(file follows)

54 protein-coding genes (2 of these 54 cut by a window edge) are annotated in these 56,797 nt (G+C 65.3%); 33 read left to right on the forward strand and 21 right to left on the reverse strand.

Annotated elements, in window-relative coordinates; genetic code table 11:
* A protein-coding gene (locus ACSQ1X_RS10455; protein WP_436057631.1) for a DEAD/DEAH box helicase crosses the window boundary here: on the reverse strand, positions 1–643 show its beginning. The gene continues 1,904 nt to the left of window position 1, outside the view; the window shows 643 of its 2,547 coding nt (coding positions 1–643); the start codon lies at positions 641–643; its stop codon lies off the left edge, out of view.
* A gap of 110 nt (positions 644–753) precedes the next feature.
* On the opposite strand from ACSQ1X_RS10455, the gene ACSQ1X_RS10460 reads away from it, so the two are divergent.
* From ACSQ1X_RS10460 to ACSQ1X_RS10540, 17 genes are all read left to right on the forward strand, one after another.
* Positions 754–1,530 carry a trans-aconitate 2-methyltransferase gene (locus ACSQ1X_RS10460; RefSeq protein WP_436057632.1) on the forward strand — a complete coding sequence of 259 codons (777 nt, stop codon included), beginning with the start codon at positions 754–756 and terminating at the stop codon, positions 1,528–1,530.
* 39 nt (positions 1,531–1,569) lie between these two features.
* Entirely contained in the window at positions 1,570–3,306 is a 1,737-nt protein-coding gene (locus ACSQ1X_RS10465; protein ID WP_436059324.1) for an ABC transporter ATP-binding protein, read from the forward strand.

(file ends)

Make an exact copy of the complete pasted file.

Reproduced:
54 protein-coding genes (2 of these 54 cut by a window edge) are annotated in these 56,797 nt (G+C 65.3%); 33 read left to right on the forward strand and 21 right to left on the reverse strand.

Annotated elements, in window-relative coordinates; genetic code table 11:
* A protein-coding gene (locus ACSQ1X_RS10455; protein WP_436057631.1) for a DEAD/DEAH box helicase crosses the window boundary here: on the reverse strand, positions 1–643 show its beginning. The gene continues 1,904 nt to the left of window position 1, outside the view; the window shows 643 of its 2,547 coding nt (coding positions 1–643); the start codon lies at positions 641–643; its stop codon lies off the left edge, out of view.
* A gap of 110 nt (positions 644–753) precedes the next feature.
* On the opposite strand from ACSQ1X_RS10455, the gene ACSQ1X_RS10460 reads away from it, so the two are divergent.
* From ACSQ1X_RS10460 to ACSQ1X_RS10540, 17 genes are all read left to right on the forward strand, one after another.
* Positions 754–1,530 carry a trans-aconitate 2-methyltransferase gene (locus ACSQ1X_RS10460; RefSeq protein WP_436057632.1) on the forward strand — a complete coding sequence of 259 codons (777 nt, stop codon included), beginning with the start codon at positions 754–756 and terminating at the stop codon, positions 1,528–1,530.
* 39 nt (positions 1,531–1,569) lie between these two features.
* Entirely contained in the window at positions 1,570–3,306 is a 1,737-nt protein-coding gene (locus ACSQ1X_RS10465; protein ID WP_436059324.1) for an ABC transporter ATP-binding protein, read from the forward strand.